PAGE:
Health and water supply: Implementation of quantitative microbial risk assessment

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Copyright: Owens, Christopher Edward Lewis
Safe water supplies are fundamental to public health protection. The assessment and control of pathogen risk is of primary concern, as a large disease burden is prevented. Due to the insensitivity of laboratory techniques and public health surveillance, quantitative microbial risk assessment (QMRA) is used to quantify public health risk associated with water supply. This thesis aims to establish new evidence to inform QMRA policy and practice. It does this from the perspective of a practitioner-researcher. This thesis comprises three analytical studies. Each answers a research question arising in the professional practice of the researcher. The first study uses the systematic review method to synthesise usage patterns of QMRA for drinking water supplies globally. The second uses interrupted timeseries analysis to examine an intervention into the sensitivity of protozoal enumeration results used in QMRA. The final study uses stochastic QMRA modelling to examine the fitness of a new method, detailed verification , for the routine quantification of public health risk for water recycling. The studies are contextualised by a narrative literature review, a narrative case study, and an overarching discussion and conclusion. The first study found that current QMRA approaches varied most for deriving dose, that dose was influential in determining risk, and that the complexity of selected QMRA approaches is generally incommensurate with the purpose served. The second study found that the intervention overall provided greater precision of public health risk estimation. The intervention was associated with an around two-thirds reduction in the estimated public health risk associated with Cryptosporidium and Giardia (rate ratio [RR] = 0.35, p < 0.05, and RR = 0.32, p < 0.001, respectively) in one system, and an increased frequency of non-zero protozoal counts in three scenarios (p < 0.05). The third study found that quantitative public health requirements were met. Sensitivity analysis found that assumptions relating pathogen to surrogate levels were influential on the probability of infection (Spearman s rank correlation co-efficient, ρ, = 0.38 to 0.90). This thesis establishes new evidence for QMRA implementation for public water supplies. Its findings will support public health protection through the improved assessment and control of pathogen risk.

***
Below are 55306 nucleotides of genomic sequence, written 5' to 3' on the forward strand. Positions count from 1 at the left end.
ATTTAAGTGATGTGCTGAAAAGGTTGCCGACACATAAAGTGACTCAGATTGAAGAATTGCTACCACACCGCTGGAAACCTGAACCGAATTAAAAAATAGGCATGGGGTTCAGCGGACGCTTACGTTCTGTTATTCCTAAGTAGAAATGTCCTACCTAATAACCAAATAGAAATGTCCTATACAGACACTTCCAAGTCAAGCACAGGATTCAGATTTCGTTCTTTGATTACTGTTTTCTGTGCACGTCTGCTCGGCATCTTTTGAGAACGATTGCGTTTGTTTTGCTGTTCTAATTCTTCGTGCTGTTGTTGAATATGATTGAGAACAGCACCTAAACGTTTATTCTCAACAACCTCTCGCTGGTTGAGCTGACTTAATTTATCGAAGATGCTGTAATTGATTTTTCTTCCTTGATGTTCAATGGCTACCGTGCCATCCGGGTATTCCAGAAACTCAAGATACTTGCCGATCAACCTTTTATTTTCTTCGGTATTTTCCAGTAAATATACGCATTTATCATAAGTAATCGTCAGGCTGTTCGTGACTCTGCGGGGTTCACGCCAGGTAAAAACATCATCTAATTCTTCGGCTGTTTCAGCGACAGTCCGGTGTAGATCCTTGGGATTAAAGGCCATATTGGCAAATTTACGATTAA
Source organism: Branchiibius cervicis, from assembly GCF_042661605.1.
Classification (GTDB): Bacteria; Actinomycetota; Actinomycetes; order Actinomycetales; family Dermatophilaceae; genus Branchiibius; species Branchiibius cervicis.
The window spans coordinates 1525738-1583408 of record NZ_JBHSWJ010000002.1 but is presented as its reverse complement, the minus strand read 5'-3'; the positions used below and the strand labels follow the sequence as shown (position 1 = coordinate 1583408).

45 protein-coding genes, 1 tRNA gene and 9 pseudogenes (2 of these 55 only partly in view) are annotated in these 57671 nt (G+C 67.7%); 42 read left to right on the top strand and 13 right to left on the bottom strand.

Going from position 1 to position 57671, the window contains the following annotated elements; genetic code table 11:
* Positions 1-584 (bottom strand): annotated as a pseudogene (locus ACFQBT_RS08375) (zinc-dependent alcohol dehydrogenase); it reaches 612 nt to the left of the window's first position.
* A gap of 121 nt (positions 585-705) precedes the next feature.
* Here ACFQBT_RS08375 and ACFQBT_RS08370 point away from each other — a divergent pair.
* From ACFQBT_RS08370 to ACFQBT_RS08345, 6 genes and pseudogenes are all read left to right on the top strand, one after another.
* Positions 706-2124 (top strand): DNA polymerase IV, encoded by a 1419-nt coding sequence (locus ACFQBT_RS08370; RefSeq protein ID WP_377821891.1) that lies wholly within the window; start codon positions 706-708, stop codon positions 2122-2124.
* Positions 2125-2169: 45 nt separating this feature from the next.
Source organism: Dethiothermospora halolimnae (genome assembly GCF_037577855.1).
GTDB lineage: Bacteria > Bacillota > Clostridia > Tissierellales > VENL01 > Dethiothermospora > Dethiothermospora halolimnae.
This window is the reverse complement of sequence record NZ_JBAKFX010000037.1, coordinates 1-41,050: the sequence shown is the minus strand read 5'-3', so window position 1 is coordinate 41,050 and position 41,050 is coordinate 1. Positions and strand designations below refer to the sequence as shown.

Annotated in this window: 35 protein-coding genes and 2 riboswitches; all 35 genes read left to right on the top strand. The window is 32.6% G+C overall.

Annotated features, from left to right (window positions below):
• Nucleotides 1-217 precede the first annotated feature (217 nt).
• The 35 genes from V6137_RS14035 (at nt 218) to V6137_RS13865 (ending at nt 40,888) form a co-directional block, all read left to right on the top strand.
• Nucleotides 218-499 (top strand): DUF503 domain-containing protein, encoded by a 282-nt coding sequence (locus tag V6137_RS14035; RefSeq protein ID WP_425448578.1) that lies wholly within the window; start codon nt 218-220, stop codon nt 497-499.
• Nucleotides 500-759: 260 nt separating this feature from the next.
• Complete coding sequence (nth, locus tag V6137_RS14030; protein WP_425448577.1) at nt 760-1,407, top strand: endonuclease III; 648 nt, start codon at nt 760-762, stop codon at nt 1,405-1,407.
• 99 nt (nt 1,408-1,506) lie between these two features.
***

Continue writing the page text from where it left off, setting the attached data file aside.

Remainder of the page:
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Owens, Christopher Edward Lewis
Rahman, Bayzidur
Osborne, Nicholas
Byleveld, Paul
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PhD Doctorate
UNSW Faculty